By rule, if a batter swings at strike-three but the ball hits the ground, the batter is allowed to try to run to first if the base is unoccupied. A 14-minute stoppage ensued, culminating in a call of a dropped third strike, and Spencer being ruled safe at first on what was ruled a passed ball. The play loaded the bases, Elkton staying alive with two outs.
Latham, however, got the next hitter, Harkey, to ground up the middle, forcing Spencer out at second to end the inning.
“You never know what to expect in these tourna- ments,” Pritchett said of the state event, which almost got moved to July 16 because District 5’s tournament was only partly complete as of Thursday. “We don’t usually know the opponents or the setup. But ... for the first game Mason threw very well. And really Brandon threw fairly well, though the one inning he pitched, it was kind of choppy for him to deal with, though, because we continued discussing things.
“On the swing, the initial call, I thought, was a [third strike], and out catcher cauht the ball. But then I think they [umpires] thought maybe our catcher didn’t catch it cleanly, and [the batter] ran. ... We probably could’ve thrown the ball to first, at that point, but we didn’t. That was the response that could’ve put it to rest right away.
“After discussing it, and after a phone call, the call... was changed,” Pritchett added. “But I don’t think it impacted the game a whole, though. ... Brandon did a nice job and put it behind him, then got the out.”
Talbot iced things with a four-run fifth.
Cassell started the decisive rally when he reached on an error; Baillif lofted a 1-0 fastball from Elkton reliever Andrew Lorman over the left field fence to make it 9-0. Reidel singled with one out, and two batters later, so did Farr.
As Weisman, up next, batted, Farr stole second, putting the game-ending 11th run in scoring position. Weisman’s at-bat ended with a walk, the fourth ball skipping to the fence for a passed ball which brought Reidel home. Bentz walked to load the bases, and Smoloski then hit a long fly ball to left. At the fence, it fell in for a game-ending single, as Farr came home to solidify the rout-rule, 11-1 win.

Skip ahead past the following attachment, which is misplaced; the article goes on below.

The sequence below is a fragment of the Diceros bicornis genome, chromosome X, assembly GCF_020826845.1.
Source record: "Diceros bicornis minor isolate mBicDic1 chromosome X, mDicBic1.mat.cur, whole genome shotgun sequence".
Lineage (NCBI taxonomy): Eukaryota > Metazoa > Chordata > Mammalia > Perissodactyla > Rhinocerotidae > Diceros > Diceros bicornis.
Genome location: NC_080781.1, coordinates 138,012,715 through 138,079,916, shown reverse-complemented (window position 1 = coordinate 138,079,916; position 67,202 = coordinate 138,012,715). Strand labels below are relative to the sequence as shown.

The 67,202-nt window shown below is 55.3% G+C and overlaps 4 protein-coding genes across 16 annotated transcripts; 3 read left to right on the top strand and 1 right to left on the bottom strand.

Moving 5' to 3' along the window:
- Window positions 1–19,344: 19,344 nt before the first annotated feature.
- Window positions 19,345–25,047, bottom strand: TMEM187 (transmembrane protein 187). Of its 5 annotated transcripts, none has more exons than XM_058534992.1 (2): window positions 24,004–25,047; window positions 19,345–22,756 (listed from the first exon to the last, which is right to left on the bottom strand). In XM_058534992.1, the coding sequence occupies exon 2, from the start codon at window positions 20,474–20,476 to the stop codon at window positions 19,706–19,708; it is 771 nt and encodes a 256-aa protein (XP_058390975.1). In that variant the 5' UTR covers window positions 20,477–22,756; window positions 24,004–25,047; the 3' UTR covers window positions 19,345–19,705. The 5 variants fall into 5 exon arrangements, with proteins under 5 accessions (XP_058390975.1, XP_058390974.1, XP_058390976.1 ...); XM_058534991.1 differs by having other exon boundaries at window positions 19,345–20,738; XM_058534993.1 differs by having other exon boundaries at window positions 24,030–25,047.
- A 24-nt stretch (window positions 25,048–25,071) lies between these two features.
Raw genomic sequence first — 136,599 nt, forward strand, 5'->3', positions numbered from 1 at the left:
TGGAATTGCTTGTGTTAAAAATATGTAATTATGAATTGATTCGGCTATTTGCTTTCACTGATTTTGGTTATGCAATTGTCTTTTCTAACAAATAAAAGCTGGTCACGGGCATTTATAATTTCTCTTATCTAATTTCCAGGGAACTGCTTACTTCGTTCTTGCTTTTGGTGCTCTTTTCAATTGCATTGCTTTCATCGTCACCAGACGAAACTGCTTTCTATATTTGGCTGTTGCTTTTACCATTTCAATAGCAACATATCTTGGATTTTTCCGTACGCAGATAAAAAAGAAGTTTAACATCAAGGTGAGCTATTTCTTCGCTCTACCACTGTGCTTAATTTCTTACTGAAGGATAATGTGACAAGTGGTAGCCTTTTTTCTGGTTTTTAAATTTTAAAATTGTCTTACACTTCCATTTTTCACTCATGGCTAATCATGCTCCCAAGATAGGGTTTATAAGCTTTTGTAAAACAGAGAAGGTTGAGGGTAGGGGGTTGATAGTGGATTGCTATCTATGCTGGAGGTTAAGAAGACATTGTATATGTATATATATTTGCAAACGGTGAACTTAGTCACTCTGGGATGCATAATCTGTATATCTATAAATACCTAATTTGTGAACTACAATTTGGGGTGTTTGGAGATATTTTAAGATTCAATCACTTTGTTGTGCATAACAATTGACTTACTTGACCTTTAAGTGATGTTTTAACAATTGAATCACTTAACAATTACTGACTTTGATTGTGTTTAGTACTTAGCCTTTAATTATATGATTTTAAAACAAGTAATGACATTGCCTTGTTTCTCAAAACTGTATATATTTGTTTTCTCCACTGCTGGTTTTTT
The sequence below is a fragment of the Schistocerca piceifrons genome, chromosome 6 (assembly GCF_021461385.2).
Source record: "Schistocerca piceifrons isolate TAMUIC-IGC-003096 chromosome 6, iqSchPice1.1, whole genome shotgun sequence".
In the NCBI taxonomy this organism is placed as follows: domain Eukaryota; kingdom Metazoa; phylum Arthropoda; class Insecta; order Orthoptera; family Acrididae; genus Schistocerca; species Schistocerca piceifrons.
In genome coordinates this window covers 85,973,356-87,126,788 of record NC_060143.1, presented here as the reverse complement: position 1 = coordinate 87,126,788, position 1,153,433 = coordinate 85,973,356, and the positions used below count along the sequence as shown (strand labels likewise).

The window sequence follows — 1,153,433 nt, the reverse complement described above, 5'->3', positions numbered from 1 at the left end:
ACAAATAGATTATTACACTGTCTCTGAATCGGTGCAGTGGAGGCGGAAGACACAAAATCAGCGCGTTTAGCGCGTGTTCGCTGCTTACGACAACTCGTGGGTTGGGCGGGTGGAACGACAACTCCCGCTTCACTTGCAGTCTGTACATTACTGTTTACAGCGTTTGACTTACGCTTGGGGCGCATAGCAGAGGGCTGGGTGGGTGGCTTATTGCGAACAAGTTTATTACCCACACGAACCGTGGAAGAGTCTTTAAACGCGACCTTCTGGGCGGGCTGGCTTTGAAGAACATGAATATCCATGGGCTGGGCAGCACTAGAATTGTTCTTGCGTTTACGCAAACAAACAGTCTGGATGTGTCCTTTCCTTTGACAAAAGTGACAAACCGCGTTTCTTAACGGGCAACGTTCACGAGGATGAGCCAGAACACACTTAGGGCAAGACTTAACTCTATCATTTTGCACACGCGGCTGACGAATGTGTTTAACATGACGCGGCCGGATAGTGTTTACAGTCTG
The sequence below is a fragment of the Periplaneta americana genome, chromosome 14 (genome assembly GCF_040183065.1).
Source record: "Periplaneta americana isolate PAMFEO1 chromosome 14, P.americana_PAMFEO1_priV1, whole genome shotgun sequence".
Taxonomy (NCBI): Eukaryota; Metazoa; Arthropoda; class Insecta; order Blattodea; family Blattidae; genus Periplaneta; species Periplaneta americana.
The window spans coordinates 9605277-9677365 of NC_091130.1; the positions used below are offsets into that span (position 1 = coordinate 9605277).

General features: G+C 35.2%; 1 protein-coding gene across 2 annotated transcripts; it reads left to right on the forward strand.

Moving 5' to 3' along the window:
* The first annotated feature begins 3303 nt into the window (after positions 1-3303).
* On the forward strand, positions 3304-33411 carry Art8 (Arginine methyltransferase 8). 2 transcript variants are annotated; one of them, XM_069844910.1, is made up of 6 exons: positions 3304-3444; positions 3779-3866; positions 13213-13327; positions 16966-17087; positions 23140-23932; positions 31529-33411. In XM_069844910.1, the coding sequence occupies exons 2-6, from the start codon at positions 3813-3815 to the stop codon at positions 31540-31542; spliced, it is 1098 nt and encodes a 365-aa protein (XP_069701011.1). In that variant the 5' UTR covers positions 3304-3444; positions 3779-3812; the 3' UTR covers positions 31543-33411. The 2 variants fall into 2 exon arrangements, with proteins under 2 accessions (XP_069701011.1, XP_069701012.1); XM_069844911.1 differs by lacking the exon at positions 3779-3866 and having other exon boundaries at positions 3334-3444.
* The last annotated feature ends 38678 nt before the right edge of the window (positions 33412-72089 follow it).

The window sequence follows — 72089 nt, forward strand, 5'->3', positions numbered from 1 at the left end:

“We’ve got some pitchers. I don’t think that’s what cost us today. I think we’re much better than the score indicated today,” Lorman said. “Talbot had a better game than we did definitely. They’re a good team, but normal game, I don’t think they’re a 10-runbetter team than us. ... It’s deja vu all over again for us, though. We lost to them first game last year, and then won the next few and took states. We just have to do that again.”
“Losing the first game’s hard,” Lorman added. “But we’ll come back tomorrow and see what we can do. We’ve got a good team, and we lost a game early in last year’s tournament (in Maugansville), and we ran the table, and won the state tournament. So anything’s possible.”
“If you win the first game in double elimination is key, if you lose the first game it’s a grind,” Pritchett said. “I’m glad to get that first win. I know Elkton won out last year, though, so we may see them again.”
“I think it’s big for us,” Weisman added. “But now, we’ve got Berlin tomorrow. And I think that’s going to be our toughest game so far.”
Baillif agreed. “Getting the first win’s huge,” he said. “Now we’ve got to come out and see if we can do it again.”
Saturday’s game was moved up from 4 p.m. to 1 p.m., as a result of two districts, 2 and 3, not sending teams, causing the seventeam double-elimination bracket to be redrawn to accommodate five by District 8 officials.
Elkton defeated Maugansville 6-4 in Sunday’s elimination game. Look for story online and in Wednesday’s Cecil Whig.